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'Most of us get over homosexuality after school'

Cabinet minister Ghulam Nabi Azad need not apologise to anyone for having described homosexuality as unnatural. There are millions of others who share his opinion, writes Khushwant Singh.

columns Updated: Jul 17, 2011 01:42 IST

Cabinet minister Ghulam Nabi Azad need not apologise to anyone for having described homosexuality as unnatural. There are millions of others who share his opinion. The problem is that homosexuality is a part of everyone’s experience. Most of us get over it. Recall your days in school and college. Boys have crushes on other boys and girls have it for other girls. Then they get married, forget their love for members of their own sex.

It is only in the recent past that liberal societies have accepted the truth that homosexuality is not an aberration but a fact of life and allowed gay and lesbian marriages as valid as marriages of men and women.

The incidence of homosexuality among creative people is significantly higher than others.

Two Indian writers never bothered to conceal their being homosexuals. One was Aubrey Menon, author of Rama-Retold in which he had created his own version of the Ramayana which many Hindus found offensive. It was promptly banned by the Indian government. He was also indiscriminate in his choice of partners.

In Bombay he was staying in the Oberoi Grand. The management wanted to throw him out as he was making passes at waiters and room boys. I pleaded on his behalf and told the manager how eminent a writer he was and they should be more understanding of his eccentricities.

The other is Vikram Seth, author of The Golden Gate, A Suitable Boy and many other books. He is as close to being a genius as anyone I have ever known. It doesn’t take him more than a couple of days to pick up a new language. When last time he came to have a drink with me, he gave me a calligraphic piece in Arabic script drawn like a diamond. He wrote my name in Urdu. I have it framed and display it on my mantelpiece.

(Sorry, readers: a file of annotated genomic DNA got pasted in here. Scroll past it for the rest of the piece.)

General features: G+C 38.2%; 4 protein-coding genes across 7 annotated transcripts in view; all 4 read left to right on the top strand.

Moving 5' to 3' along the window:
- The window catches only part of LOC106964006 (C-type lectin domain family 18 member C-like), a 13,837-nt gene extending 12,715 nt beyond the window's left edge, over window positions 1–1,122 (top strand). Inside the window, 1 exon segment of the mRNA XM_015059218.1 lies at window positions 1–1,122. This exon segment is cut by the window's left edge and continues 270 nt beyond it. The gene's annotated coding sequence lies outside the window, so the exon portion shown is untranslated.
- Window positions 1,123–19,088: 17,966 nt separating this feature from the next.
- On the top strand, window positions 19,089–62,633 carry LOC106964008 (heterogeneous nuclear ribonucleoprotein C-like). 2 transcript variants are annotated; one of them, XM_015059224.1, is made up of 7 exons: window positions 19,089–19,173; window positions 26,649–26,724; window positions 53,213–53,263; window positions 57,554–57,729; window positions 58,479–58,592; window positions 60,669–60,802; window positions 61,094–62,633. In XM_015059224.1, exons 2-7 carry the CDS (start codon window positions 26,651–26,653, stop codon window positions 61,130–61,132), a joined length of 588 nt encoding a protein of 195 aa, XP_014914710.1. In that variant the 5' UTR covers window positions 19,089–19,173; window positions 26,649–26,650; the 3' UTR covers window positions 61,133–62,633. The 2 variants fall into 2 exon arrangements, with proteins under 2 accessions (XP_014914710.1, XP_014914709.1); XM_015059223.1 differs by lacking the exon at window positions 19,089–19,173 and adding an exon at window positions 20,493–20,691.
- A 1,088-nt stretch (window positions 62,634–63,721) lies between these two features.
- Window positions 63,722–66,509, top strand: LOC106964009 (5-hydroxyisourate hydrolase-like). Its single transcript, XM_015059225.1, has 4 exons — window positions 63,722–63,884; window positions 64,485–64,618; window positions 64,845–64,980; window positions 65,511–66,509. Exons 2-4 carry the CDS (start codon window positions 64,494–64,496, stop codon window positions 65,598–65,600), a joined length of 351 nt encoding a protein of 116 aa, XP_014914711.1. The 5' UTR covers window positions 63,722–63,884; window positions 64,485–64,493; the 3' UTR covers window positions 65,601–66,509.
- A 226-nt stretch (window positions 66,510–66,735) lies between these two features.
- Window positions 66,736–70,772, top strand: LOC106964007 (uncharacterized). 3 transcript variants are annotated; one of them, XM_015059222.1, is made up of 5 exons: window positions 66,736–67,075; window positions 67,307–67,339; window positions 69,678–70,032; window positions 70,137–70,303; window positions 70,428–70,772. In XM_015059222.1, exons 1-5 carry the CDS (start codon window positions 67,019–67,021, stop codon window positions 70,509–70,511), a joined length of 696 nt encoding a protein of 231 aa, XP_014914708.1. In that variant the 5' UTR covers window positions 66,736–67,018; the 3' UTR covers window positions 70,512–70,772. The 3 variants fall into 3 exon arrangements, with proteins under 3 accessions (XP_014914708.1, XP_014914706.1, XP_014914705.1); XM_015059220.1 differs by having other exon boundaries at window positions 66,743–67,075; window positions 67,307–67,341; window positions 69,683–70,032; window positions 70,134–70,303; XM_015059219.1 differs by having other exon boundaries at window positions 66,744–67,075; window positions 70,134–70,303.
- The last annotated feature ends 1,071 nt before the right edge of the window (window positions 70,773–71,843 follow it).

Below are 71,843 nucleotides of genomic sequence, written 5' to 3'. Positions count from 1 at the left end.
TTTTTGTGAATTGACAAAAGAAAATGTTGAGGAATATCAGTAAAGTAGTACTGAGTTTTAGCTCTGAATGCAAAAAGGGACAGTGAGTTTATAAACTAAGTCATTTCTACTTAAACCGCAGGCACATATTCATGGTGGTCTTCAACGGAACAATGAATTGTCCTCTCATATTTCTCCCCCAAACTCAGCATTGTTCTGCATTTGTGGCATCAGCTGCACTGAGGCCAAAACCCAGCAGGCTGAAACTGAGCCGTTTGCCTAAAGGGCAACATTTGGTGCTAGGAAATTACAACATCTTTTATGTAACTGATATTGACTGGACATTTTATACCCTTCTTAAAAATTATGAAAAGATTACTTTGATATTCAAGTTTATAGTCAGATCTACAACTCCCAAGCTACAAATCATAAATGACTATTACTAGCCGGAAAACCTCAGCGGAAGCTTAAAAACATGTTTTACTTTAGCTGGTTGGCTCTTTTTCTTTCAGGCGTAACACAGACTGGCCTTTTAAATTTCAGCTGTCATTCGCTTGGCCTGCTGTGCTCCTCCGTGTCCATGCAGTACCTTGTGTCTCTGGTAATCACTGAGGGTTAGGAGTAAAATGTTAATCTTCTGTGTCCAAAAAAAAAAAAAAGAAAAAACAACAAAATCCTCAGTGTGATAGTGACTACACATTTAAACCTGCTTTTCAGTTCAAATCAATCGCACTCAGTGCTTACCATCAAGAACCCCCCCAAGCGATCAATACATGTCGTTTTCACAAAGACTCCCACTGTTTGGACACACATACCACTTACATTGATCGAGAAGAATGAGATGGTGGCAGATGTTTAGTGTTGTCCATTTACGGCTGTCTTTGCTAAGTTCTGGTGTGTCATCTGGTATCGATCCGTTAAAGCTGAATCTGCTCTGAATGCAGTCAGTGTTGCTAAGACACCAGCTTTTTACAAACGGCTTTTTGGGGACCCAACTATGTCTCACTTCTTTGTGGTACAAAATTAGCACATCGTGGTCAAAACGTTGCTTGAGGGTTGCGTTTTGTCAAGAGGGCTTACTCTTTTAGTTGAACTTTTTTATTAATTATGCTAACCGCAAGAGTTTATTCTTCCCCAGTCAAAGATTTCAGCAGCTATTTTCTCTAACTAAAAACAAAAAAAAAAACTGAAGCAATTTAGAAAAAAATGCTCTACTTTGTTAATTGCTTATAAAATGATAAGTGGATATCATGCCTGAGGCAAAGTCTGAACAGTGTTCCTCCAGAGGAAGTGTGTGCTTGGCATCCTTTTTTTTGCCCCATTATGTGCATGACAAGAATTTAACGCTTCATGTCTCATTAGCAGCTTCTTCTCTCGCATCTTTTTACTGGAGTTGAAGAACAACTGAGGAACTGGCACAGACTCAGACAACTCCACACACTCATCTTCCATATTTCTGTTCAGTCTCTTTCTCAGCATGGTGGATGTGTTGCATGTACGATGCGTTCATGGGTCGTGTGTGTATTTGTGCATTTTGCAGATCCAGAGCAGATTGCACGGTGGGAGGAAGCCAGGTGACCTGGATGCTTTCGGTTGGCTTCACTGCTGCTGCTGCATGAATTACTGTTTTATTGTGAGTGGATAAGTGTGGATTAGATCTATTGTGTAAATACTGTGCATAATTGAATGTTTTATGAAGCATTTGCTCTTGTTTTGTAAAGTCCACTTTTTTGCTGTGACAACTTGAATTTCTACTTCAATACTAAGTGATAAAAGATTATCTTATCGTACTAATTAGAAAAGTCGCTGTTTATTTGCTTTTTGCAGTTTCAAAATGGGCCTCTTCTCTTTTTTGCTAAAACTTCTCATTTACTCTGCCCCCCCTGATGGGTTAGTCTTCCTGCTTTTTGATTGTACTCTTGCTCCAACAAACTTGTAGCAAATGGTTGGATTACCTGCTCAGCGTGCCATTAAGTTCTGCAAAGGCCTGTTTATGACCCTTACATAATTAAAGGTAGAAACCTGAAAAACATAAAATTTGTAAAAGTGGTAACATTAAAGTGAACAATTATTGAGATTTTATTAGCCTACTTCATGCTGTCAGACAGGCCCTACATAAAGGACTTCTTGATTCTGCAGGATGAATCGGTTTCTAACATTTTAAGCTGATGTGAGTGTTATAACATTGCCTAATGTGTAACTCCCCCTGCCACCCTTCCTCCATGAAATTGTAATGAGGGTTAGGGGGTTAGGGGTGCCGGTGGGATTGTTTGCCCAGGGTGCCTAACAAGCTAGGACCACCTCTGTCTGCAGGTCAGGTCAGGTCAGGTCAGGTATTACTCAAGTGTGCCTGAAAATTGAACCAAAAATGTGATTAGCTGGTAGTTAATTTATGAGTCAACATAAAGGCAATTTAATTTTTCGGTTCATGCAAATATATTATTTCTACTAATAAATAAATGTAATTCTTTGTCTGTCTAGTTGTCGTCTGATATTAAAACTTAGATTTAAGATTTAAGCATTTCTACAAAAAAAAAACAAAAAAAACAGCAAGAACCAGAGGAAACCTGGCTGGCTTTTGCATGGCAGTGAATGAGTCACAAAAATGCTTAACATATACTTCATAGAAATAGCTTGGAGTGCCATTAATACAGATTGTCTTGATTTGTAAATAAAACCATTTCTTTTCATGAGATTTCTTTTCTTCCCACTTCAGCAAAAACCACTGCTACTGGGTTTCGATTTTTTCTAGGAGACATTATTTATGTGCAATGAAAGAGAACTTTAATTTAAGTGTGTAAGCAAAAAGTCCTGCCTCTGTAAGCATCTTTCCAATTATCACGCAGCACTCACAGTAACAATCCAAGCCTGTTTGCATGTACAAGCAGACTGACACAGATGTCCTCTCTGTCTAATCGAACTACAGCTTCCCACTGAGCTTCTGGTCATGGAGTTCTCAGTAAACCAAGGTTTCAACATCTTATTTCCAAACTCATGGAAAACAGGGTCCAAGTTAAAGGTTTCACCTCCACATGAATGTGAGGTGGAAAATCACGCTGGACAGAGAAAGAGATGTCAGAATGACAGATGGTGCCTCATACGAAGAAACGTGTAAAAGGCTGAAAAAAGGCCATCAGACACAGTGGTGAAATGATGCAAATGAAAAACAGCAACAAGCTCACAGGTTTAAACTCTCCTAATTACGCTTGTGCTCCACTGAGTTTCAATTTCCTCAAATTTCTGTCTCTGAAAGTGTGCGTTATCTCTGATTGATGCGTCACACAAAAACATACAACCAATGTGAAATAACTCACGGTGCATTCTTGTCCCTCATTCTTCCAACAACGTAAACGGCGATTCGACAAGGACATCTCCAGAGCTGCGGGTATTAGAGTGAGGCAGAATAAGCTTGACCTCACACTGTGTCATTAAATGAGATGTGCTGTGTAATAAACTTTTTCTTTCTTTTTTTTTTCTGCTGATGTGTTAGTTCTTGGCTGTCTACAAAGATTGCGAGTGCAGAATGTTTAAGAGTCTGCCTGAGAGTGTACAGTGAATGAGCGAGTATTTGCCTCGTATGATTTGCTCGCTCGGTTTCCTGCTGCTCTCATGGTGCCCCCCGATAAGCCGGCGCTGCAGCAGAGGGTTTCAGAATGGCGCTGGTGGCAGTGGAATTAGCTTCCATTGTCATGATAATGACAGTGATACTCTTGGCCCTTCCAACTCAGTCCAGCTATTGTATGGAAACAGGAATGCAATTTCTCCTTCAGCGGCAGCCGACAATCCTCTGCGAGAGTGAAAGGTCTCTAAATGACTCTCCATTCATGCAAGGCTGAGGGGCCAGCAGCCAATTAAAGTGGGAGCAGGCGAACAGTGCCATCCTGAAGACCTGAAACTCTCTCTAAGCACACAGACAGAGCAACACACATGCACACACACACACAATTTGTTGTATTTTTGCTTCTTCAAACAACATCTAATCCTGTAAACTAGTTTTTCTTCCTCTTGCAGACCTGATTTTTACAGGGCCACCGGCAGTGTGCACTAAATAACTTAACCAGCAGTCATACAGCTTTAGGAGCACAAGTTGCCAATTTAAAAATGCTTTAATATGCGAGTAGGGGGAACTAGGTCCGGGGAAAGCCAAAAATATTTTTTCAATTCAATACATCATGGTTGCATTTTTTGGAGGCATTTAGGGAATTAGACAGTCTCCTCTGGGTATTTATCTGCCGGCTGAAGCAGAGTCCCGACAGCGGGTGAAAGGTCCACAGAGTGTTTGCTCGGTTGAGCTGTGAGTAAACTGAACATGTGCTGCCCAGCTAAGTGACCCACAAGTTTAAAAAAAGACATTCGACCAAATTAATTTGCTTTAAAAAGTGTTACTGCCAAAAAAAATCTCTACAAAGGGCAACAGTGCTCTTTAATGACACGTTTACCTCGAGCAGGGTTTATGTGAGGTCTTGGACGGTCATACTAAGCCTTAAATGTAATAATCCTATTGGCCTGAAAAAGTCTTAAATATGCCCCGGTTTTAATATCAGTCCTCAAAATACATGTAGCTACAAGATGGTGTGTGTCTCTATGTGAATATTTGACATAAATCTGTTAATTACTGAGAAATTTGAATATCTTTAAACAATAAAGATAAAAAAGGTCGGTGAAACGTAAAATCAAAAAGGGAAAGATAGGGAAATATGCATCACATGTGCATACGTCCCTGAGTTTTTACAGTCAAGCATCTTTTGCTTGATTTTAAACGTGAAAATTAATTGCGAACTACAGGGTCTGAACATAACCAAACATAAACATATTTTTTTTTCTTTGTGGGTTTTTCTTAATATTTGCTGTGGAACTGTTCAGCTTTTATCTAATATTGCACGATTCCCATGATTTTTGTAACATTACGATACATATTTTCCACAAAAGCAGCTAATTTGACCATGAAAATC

End of the World
My friend and foes, my wealth and property, all my worry

My life from end to end, my heartbreaks, my glee, the defeats I suffered, my soughtafter victory

These flickering light, in a river floating free, the works I could produce and the books that couldn’t the light of the day see –

For me the world would end when I cease to be

But O, if I die young, If I am taken away in the flush of my act –

If I am cut in the middle with swelling sobs around, with the tears that fill the burial ground

And with all my treasures yet to be found! Just then I hear a sound:

Nature will shower its holy grace, and people better than me will fill my place.
(Courtesy : Kuldip Salil, Delhi)

Heavenly fare
A man goes to heaven after doing good work on earth. He could see hell from his place in heaven. To his surprise, he saw a sumptuous feast was. If hellish people could get such delightful food, he wondered what was awaiting him. But a bearer left just a sukhi roti and a stale pickle as his meal. “I say I am in heaven and you are serving such poor food when hellish people are enjoying a feast,” he remarked in anger.

I know, I know, but which contractor would prepare food just for you alone? So what you get is the minimum available.
(Contributed by G Neelakantan, Bangalore)

Books for help
An old lady was suffering from severe constipation. So she went to her doctor. “My bowels haven’t moved for seven days. I am in agony.” “Have you done anything about it ?” he asked.

“I sit on the commode every morning and evening.”

“Do you take anything?”

“Of course, I take a book.”
(Contributed by Amarinder Bajaj, Delhi)

The views expressed by the author are personal

First Published: Jul 16, 2011 21:24 IST